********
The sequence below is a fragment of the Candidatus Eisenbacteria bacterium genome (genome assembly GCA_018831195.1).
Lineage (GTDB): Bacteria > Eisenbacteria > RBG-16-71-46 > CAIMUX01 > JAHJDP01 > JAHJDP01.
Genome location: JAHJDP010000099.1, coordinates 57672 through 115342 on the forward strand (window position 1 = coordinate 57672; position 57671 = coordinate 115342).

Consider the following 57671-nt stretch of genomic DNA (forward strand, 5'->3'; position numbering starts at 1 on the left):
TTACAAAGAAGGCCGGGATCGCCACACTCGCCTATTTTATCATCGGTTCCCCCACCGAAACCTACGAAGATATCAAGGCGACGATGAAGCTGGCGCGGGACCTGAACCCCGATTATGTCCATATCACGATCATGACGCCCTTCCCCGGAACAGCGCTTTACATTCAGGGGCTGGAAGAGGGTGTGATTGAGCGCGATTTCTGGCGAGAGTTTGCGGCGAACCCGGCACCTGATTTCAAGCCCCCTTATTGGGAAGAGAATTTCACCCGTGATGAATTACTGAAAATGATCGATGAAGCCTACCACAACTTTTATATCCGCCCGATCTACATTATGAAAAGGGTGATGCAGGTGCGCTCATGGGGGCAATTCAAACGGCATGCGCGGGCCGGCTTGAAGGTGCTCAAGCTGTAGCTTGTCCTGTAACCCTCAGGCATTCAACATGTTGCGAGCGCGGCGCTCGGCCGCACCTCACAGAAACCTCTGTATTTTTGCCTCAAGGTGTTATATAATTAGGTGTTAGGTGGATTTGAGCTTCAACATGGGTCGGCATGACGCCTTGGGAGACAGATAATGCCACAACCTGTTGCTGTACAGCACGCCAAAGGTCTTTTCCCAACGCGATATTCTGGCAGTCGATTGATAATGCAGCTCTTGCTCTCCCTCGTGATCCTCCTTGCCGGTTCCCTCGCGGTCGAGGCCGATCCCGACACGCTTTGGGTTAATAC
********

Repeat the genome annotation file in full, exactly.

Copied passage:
The sequence below is a fragment of the Candidatus Eisenbacteria bacterium genome (genome assembly GCA_018831195.1).
Lineage (GTDB): Bacteria > Eisenbacteria > RBG-16-71-46 > CAIMUX01 > JAHJDP01 > JAHJDP01.
Genome location: JAHJDP010000099.1, coordinates 57672 through 115342 on the forward strand (window position 1 = coordinate 57672; position 57671 = coordinate 115342).

Consider the following 57671-nt stretch of genomic DNA (forward strand, 5'->3'; position numbering starts at 1 on the left):
TTACAAAGAAGGCCGGGATCGCCACACTCGCCTATTTTATCATCGGTTCCCCCACCGAAACCTACGAAGATATCAAGGCGACGATGAAGCTGGCGCGGGACCTGAACCCCGATTATGTCCATATCACGATCATGACGCCCTTCCCCGGAACAGCGCTTTACATTCAGGGGCTGGAAGAGGGTGTGATTGAGCGCGATTTCTGGCGAGAGTTTGCGGCGAACCCGGCACCTGATTTCAAGCCCCCTTATTGGGAAGAGAATTTCACCCGTGATGAATTACTGAAAATGATCGATGAAGCCTACCACAACTTTTATATCCGCCCGATCTACATTATGAAAAGGGTGATGCAGGTGCGCTCATGGGGGCAATTCAAACGGCATGCGCGGGCCGGCTTGAAGGTGCTCAAGCTGTAGCTTGTCCTGTAACCCTCAGGCATTCAACATGTTGCGAGCGCGGCGCTCGGCCGCACCTCACAGAAACCTCTGTATTTTTGCCTCAAGGTGTTATATAATTAGGTGTTAGGTGGATTTGAGCTTCAACATGGGTCGGCATGACGCCTTGGGAGACAGATAATGCCACAACCTGTTGCTGTACAGCACGCCAAAGGTCTTTTCCCAACGCGATATTCTGGCAGTCGATTGATAATGCAGCTCTTGCTCTCCCTCGTGATCCTCCTTGCCGGTTCCCTCGCGGTCGAGGCCGATCCCGACACGCTTTGGGTTAATAC